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In Retrospect: Brodmann's brain map

A classic neurology text written 100 years ago still provides the core principles for linking the anatomy of the cerebral cortex to its functions today, explains Jacopo Annese.

Localisation in the Cerebral Cortex

  • Korbinian Brodmann
First published 1909 (in German).

The development of advanced magnetic resonance imaging techniques over the past 30 years has heralded today's 'golden age' of human brain mapping. Yet in the quest to chart structural and functional subdivisions in the brain, and in the cerebral cortex in particular, the first quarter of the twentieth century was at least as momentous.

At the forefront of that pioneering effort was a German physician who is still revered by brain scientists today, but whose seminal book on cortical anatomy is read by few. Korbinian Brodmann's Localisation in the Cerebral Cortex, published 100 years ago, details his system for subdividing the cortex into 52 areas, each signified by a number, on the basis of their cell type and laminar structure. It is a classic of neurology: Brodmann's numbers are still used to indicate the location and function of cortical areas, and his trademark drawings of the human brain are reprinted wherever neuroscience is taught or practised. Personally, I have re-read the book carefully because my laboratory is engaged in producing a map of the cortical surface based on anatomical criteria, just like Brodmann, but using modern digital technology (see

Two of Brodmann's classic drawings from 1909. Credit: WELLCOME LIBRARY, LONDON

In Brodmann's era, most cortical mapping took place in pathological laboratories that were linked to mental asylums and overseen by government bodies. But his effort started in an independent institute — the Neurobiological Laboratory in Berlin, supported and run by the neurologists Oskar Vogt and Cécile Vogt. The Vogts were mainly concerned with the architecture of myelinated nerve fibres, and how different areas of the cortex were linked to specific physiological functions, which they tested by stimulating the brains of animals. They brought in Brodmann to carry out a topographical analysis of the human cerebral cortex based exclusively on its cellular structure (the cytoarchitecture), using a staining method developed by their contemporary, Franz Nissl.

The task was theoretically straightforward, yet it occupied Brodmann for almost a decade. Using a microscope designed for the purpose, he undertook meticulous examinations of cortical tissue from the brains of humans and many other mammals, the results of which enabled him to construct his map of the human cortex. The map looks simple, yet the book makes it clear it is based on a monumental analytical effort. His exquisite powers of observation and great attention to detail transform for the reader the tedium of scientific annotation into an exercise in anatomical voyeurism. The descriptions alone mark out the book as a classic, but it is well worth reading today for several reasons. It touches on issues that are highly relevant to modern neuroscience, starting with the idea that specific physiological functions in the cerebral cortex depend on specific histological structure and connectivity.

Although Brodmann's numbers are widely used to link brain regions with function — area 4 for the primary motor cortex, for example — you get the sense from the book that he did not want to tarnish his mapping effort by making predictions about functional properties that might not stand the test of time. He reminded his readers that his investigation was based “exclusively on anatomical features”, rather than on physiological or clinical approaches, although he does discuss these towards the end. Some of his peers were more forthright about labelling cortical regions according to function, notably the Australian-born neurologist A. W. Campbell, who used clinical evidence with results from physiological experiments and anatomical analysis to make his case. Still, Brodmann's objective approach has ensured that his maps have endured, eclipsing others of the time such as Campbell's.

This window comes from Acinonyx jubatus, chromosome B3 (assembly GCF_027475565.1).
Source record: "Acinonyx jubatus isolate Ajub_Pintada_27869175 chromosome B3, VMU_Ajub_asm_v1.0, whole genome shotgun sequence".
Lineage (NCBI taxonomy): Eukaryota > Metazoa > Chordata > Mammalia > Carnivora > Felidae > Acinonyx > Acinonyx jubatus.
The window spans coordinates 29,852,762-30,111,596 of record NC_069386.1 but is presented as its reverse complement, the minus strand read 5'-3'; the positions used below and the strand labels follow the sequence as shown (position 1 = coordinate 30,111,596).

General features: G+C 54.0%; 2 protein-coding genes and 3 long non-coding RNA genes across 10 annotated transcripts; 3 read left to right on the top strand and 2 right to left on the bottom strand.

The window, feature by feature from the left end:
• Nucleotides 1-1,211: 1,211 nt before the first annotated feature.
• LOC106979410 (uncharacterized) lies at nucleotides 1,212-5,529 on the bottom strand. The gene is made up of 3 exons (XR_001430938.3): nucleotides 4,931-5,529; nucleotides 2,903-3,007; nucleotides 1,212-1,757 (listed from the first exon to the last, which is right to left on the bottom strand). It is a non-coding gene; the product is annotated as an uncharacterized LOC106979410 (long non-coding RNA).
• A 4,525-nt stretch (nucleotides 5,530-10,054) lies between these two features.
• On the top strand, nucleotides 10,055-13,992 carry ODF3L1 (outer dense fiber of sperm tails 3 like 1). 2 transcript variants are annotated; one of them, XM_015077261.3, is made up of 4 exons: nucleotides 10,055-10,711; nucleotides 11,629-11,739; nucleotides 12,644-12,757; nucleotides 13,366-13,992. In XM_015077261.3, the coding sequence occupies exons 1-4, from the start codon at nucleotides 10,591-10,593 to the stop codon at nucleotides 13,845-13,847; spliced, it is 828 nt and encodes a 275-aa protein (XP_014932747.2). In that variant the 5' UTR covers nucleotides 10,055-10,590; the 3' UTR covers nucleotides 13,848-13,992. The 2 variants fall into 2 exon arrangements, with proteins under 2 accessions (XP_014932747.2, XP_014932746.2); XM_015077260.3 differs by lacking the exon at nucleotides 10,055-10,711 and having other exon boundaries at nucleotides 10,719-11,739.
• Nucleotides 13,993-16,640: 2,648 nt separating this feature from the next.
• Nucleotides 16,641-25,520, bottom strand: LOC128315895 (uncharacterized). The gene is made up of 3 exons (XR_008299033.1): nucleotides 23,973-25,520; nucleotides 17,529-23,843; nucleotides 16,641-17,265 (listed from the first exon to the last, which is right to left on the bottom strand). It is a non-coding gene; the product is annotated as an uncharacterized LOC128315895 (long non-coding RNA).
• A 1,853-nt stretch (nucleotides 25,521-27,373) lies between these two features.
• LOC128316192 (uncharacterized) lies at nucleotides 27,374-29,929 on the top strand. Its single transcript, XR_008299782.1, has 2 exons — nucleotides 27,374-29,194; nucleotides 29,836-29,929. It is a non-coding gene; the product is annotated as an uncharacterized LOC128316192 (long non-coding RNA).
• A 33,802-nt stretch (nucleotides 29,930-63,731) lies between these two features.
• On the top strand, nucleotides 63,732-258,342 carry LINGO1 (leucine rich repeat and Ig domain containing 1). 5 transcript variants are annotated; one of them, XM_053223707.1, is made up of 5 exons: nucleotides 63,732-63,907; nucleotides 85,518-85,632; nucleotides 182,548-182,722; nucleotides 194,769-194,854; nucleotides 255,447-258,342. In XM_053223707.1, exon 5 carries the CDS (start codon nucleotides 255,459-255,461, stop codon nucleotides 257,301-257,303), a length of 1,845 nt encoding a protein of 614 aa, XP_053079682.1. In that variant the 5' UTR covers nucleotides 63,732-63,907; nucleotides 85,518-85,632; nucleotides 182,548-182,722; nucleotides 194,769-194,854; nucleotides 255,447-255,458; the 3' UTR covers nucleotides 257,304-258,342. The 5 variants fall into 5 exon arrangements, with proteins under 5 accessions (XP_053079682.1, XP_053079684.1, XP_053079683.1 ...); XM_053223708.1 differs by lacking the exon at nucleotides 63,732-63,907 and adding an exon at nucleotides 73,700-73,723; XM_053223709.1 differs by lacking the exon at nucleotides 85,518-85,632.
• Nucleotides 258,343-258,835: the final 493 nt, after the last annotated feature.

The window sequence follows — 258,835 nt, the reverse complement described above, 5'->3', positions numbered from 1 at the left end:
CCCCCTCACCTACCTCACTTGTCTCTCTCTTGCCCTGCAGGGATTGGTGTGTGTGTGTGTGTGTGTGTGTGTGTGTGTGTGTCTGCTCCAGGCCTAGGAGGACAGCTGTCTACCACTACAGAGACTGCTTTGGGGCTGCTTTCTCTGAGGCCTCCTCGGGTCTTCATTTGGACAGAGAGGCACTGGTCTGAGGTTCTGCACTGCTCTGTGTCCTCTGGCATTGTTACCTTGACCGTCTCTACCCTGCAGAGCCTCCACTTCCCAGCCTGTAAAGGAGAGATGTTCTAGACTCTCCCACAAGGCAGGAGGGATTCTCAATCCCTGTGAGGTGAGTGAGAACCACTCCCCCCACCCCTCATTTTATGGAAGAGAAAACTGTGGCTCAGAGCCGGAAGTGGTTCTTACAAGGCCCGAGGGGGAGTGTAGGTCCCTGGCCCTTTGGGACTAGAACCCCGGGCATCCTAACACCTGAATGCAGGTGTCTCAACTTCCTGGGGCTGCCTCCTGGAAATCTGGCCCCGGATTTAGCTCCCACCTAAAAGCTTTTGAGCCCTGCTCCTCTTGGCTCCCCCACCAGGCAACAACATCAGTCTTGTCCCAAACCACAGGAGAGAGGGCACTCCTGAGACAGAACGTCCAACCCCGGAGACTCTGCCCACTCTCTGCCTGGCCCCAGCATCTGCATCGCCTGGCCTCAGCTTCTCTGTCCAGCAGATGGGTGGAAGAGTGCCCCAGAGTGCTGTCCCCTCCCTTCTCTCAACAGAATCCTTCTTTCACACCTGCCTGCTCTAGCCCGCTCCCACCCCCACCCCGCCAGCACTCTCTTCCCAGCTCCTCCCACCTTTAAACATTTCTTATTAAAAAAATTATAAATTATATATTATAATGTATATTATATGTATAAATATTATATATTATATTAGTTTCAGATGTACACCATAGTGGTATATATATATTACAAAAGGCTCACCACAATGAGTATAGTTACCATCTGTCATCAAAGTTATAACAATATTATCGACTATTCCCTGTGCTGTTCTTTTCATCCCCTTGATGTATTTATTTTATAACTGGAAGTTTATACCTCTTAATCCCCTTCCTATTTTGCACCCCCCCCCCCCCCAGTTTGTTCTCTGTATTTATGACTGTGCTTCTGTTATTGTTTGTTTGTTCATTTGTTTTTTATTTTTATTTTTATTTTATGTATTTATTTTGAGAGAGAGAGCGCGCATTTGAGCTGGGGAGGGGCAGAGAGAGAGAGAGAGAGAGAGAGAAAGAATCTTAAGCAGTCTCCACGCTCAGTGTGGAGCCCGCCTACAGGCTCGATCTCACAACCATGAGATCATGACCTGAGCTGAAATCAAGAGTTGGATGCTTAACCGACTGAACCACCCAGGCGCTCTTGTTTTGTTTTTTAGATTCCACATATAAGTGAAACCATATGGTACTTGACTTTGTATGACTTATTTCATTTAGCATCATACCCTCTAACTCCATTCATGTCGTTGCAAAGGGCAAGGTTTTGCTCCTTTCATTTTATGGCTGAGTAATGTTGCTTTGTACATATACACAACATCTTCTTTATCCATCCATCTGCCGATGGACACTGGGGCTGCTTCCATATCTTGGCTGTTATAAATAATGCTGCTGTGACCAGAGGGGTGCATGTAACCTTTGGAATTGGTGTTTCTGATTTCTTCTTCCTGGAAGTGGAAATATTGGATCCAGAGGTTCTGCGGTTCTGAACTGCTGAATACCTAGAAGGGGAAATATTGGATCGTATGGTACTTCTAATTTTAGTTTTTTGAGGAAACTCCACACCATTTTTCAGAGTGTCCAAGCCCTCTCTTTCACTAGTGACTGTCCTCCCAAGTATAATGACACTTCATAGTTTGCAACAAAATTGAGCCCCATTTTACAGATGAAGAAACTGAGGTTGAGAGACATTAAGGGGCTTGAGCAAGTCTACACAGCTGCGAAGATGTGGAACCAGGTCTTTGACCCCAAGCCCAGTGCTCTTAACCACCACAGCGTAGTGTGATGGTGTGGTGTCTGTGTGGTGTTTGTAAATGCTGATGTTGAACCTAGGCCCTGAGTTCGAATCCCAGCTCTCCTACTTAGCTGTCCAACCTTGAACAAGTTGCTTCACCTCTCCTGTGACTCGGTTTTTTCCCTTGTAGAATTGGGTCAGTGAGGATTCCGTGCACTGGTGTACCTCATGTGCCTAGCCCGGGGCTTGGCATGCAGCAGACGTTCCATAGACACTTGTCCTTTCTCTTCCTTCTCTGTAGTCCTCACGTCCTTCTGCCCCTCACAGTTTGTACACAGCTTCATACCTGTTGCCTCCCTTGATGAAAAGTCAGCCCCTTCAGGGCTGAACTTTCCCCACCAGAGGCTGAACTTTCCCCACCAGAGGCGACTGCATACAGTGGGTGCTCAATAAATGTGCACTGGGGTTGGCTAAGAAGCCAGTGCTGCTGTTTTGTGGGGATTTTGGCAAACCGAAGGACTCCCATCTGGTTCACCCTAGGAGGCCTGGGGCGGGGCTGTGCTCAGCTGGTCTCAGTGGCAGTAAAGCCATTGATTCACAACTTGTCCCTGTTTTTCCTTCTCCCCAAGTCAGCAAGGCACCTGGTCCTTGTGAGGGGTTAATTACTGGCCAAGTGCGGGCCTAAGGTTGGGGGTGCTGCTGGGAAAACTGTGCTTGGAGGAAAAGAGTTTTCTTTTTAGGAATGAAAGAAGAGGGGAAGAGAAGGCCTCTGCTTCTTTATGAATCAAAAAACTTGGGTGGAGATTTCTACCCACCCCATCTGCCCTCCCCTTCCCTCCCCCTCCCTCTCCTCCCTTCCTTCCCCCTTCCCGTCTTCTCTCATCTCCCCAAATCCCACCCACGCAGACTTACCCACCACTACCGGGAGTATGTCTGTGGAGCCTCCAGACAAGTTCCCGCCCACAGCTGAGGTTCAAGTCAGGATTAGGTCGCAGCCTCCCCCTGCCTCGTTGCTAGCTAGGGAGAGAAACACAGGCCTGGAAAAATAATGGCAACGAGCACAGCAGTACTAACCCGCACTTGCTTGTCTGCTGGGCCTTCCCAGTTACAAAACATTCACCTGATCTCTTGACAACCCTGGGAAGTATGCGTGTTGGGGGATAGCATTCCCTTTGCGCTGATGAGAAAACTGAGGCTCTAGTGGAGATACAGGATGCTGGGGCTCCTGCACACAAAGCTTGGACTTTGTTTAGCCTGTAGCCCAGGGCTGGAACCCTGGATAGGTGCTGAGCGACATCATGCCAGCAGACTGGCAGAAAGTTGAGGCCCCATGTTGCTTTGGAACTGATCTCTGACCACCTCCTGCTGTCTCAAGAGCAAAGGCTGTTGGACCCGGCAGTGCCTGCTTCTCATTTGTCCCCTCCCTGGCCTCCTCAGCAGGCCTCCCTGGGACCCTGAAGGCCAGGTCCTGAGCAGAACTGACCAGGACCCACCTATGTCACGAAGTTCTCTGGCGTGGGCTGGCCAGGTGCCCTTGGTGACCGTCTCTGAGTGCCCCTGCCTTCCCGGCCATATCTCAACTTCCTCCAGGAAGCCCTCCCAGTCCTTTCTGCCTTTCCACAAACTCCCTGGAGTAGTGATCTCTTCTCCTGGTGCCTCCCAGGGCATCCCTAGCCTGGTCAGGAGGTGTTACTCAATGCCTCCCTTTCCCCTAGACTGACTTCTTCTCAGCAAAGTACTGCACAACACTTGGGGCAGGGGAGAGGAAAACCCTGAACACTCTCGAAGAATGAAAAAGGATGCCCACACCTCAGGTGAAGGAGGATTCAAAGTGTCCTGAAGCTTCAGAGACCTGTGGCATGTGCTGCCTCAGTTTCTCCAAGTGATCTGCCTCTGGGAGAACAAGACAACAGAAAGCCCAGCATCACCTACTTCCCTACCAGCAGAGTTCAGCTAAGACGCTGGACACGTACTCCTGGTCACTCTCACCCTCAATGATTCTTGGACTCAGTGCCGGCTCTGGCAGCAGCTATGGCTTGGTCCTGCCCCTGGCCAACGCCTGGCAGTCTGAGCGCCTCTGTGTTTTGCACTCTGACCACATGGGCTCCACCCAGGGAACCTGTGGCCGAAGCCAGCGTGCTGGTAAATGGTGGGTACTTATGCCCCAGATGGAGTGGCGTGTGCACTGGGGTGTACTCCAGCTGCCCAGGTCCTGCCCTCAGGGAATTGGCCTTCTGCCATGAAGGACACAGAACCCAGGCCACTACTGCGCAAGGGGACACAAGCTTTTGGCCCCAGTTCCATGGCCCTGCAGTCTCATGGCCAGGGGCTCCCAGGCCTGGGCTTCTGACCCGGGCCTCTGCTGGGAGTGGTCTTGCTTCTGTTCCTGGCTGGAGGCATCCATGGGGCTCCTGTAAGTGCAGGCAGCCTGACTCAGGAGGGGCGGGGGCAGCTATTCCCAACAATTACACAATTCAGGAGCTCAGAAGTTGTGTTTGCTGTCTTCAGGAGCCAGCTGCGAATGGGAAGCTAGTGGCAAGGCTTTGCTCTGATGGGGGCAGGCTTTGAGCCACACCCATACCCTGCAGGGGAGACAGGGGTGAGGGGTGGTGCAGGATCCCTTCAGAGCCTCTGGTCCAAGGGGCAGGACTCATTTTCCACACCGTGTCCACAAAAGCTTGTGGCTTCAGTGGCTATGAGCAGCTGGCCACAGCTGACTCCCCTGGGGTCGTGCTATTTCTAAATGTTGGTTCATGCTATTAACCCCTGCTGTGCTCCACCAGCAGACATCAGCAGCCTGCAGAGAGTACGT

Another of Brodmann's long-lasting achievements documented in the book is his defence of the accepted view that the cerebral cortex is divided into six fundamental layers, a view shared by some — but not all — neurologists of the time. Brodmann's rationale was based on his own interpretation of developmental and anatomical evidence that was potentially disputable, but his strong stance quieted the debate and it has been universally accepted with time. Indeed, the only valid criticism of Localisation in the Cerebral Cortex is that Brodmann failed to provide a clear photographic record of the cortical areas he was classifying. This technical drawback has made it hard to challenge or invalidate his conclusions about the way the cortex is subdivided, and has therefore preserved the impact of his map.

Brodmann's enterprise has stood up against what we have learned recently about brain architecture from modern neuroimaging techniques remarkably well. His approach remains convincing because it is based on a small number of unambiguous postulations and a deep personal involvement with the data. The arsenal of chemical and molecular techniques and digital-microscopy tools now at our disposal gives us far greater power to analyse brain structure than Brodmann had. Yet future projects should seek to learn from his impressive methods of synthesis rather than focusing solely on surpassing his methods. Whatever a new microscopic map of the cerebral cortex may look like, it will doubtless be based on the principles that Brodmann defended a century ago.

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Annese, J. In Retrospect: Brodmann's brain map. Nature 461, 884 (2009).

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